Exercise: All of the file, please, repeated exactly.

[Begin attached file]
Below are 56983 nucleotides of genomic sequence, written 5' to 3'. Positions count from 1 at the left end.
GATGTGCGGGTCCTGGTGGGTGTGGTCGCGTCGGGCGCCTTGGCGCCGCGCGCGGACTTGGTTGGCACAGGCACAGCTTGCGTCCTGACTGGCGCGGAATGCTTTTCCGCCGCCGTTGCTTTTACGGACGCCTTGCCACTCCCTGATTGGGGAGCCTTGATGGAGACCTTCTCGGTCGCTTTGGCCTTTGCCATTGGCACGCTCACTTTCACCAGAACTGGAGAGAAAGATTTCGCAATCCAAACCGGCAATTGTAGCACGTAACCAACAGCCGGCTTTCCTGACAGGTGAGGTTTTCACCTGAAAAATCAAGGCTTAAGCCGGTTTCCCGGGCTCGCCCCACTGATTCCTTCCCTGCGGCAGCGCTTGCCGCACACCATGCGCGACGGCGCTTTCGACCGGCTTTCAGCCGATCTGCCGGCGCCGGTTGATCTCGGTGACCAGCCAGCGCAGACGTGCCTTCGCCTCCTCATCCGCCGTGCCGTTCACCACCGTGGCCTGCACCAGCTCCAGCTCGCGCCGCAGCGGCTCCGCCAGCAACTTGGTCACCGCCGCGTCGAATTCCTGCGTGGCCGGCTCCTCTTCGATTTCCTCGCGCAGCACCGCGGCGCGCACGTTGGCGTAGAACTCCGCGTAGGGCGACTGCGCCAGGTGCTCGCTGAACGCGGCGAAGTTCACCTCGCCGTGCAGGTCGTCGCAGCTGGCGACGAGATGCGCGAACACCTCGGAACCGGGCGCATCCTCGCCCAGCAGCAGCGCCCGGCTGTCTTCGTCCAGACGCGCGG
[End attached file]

Below are 56983 nucleotides of genomic sequence, written 5' to 3'. Positions count from 1 at the left end.
GATGTGCGGGTCCTGGTGGGTGTGGTCGCGTCGGGCGCCTTGGCGCCGCGCGCGGACTTGGTTGGCACAGGCACAGCTTGCGTCCTGACTGGCGCGGAATGCTTTTCCGCCGCCGTTGCTTTTACGGACGCCTTGCCACTCCCTGATTGGGGAGCCTTGATGGAGACCTTCTCGGTCGCTTTGGCCTTTGCCATTGGCACGCTCACTTTCACCAGAACTGGAGAGAAAGATTTCGCAATCCAAACCGGCAATTGTAGCACGTAACCAACAGCCGGCTTTCCTGACAGGTGAGGTTTTCACCTGAAAAATCAAGGCTTAAGCCGGTTTCCCGGGCTCGCCCCACTGATTCCTTCCCTGCGGCAGCGCTTGCCGCACACCATGCGCGACGGCGCTTTCGACCGGCTTTCAGCCGATCTGCCGGCGCCGGTTGATCTCGGTGACCAGCCAGCGCAGACGTGCCTTCGCCTCCTCATCCGCCGTGCCGTTCACCACCGTGGCCTGCACCAGCTCCAGCTCGCGCCGCAGCGGCTCCGCCAGCAACTTGGTCACCGCCGCGTCGAATTCCTGCGTGGCCGGCTCCTCTTCGATTTCCTCGCGCAGCACCGCGGCGCGCACGTTGGCGTAGAACTCCGCGTAGGGCGACTGCGCCAGGTGCTCGCTGAACGCGGCGAAGTTCACCTCGCCGTGCAGGTCGTCGCAGCTGGCGACGAGATGCGCGAACACCTCGGAACCGGGCGCATCCTCGCCCAGCAGCAGCGCCCGGCTGTCTTCGTCCAGACGCGCGG